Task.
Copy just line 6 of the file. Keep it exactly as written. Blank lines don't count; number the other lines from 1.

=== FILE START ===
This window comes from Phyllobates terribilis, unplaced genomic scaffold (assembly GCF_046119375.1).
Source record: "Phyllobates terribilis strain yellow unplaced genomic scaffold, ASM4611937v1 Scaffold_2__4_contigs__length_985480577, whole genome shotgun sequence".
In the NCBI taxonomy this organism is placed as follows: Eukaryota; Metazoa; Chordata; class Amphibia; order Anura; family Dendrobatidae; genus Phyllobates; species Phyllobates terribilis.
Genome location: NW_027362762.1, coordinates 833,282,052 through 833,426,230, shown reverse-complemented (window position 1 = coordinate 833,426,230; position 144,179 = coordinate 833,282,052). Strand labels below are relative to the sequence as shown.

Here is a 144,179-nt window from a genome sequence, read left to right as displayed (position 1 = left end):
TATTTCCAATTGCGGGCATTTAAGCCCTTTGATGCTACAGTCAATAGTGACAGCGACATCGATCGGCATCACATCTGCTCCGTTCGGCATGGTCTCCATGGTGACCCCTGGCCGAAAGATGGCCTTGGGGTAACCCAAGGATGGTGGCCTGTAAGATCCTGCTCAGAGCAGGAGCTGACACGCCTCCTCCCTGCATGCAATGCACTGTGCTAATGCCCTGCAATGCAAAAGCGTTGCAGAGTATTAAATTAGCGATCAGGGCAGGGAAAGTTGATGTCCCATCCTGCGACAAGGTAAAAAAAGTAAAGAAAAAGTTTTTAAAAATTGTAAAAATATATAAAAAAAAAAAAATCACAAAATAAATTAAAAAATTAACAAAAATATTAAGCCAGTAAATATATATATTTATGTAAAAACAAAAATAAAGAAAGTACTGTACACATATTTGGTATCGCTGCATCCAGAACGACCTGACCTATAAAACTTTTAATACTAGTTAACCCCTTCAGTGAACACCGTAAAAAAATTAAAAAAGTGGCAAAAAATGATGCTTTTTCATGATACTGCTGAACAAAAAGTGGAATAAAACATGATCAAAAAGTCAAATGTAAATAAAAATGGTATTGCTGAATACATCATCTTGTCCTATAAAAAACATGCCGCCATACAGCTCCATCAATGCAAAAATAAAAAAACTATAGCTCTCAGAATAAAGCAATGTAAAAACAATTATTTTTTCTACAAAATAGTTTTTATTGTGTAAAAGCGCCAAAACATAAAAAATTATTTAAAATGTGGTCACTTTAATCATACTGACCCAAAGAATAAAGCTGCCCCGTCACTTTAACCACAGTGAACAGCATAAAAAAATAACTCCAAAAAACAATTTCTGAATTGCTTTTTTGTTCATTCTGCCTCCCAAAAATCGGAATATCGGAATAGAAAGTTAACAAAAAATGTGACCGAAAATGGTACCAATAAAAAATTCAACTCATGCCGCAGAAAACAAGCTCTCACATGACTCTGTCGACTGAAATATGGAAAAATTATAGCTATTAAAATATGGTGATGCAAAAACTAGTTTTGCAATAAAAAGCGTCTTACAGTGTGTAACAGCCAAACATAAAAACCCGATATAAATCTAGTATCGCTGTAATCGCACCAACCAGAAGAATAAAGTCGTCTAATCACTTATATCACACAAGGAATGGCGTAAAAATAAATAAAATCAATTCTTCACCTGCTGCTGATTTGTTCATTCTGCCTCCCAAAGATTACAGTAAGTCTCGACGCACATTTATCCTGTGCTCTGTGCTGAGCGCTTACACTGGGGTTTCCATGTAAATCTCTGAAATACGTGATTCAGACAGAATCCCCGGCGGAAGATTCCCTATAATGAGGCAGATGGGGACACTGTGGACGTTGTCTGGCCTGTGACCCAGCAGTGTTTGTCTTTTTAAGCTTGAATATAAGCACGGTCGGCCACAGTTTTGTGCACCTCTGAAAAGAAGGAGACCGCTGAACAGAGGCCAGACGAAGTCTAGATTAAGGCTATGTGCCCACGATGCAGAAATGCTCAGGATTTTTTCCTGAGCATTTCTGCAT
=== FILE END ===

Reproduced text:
TATTTCCAATTGCGGGCATTTAAGCCCTTTGATGCTACAGTCAATAGTGACAGCGACATCGATCGGCATCACATCTGCTCCGTTCGGCATGGTCTCCATGGTGACCCCTGGCCGAAAGATGGCCTTGGGGTAACCCAAGGATGGTGGCCTGTAAGATCCTGCTCAGAGCAGGAGCTGACACGCCTCCTCCCTGCATGCAATGCACTGTGCTAATGCCCTGCAATGCAAAAGCGTTGCAGAGTATTAAATTAGCGATCAGGGCAGGGAAAGTTGATGTCCCATCCTGCGACAAGGTAAAAAAAGTAAAGAAAAAGTTTTTAAAAATTGTAAAAATATATAAAAAAAAAAAAATCACAAAATAAATTAAAAAATTAACAAAAATATTAAGCCAGTAAATATATATATTTATGTAAAAACAAAAATAAAGAAAGTACTGTACACATATTTGGTATCGCTGCATCCAGAACGACCTGACCTATAAAACTTTTAATACTAGTTAACCCCTTCAGTGAACACCGTAAAAAAATTAAAAAAGTGGCAAAAAATGATGCTTTTTCATGATACTGCTGAACAAAAAGTGGAATAAAACATGATCAAAAAGTCAAATGTAAATAAAAATGGTATTGCTGAATACATCATCTTGTCCTATAAAAAACATGCCGCCATACAGCTCCATCAATGCAAAAATAAAAAAACTATAGCTCTCAGAATAAAGCAATGTAAAAACAATTATTTTTTCTACAAAATAGTTTTTATTGTGTAAAAGCGCCAAAACATAAAAAATTATTTAAAATGTGGTCACTTTAATCATACTGACCCAAAGAATAAAGCTGCCCCGTCACTTTAACCACAGTGAACAGCATAAAAAAATAACTCCAAAAAACAATTTCTGAATTGCTTTTTTGTTCATTCTGCCTCCCAAAAATCGGAATATCGGAATAGAAAGTTAACAAAAAATGTGACCGAAAATGGTACCAATAAAAAATTCAACTCATGCCGCAGAAAACAAGCTCTCACATGACTCTGTCGACTGAAATATGGAAAAATTATAGCTATTAAAATATGGTGATGCAAAAACTAGTTTTGCAATAAAAAGCGTCTTACAGTGTGTAACAGCCAAACATAAAAACCCGATATAAATCTAGTATCGCTGTAATCGCACCAACCAGAAGAATAAAGTCGTCTAATCACTTATATCACACAAGGAATGGCGTAAAAATAAATAAAATCAATTCTTCACCTGCTGCTGATTTGTTCATTCTGCCTCCCAAAGATTACAGTAAGTCTCGACGCACATTTATCCTGTGCTCTGTGCTGAGCGCTTACACTGGGGTTTCCATGTAAATCTCTGAAATACGTGATTCAGACAGAATCCCCGGCGGAAGATTCCCTATAATGAGGCAGATGGGGACACTGTGGACGTTGTCTGGCCTGTGACCCAGCAGTGTTTGTCTTTTTAAGCTTGAATATAAGCACGGTCGGCCACAGTTTTGTGCACCTCTGAAAAGAAGGAGACCGCTGAACAGAGGCCAGACGAAGTCTAGATTAAGGCTATGTGCCCACGATGCAGAAATGCTCAGGATTTTTTCCTGAGCATTTCTGCAT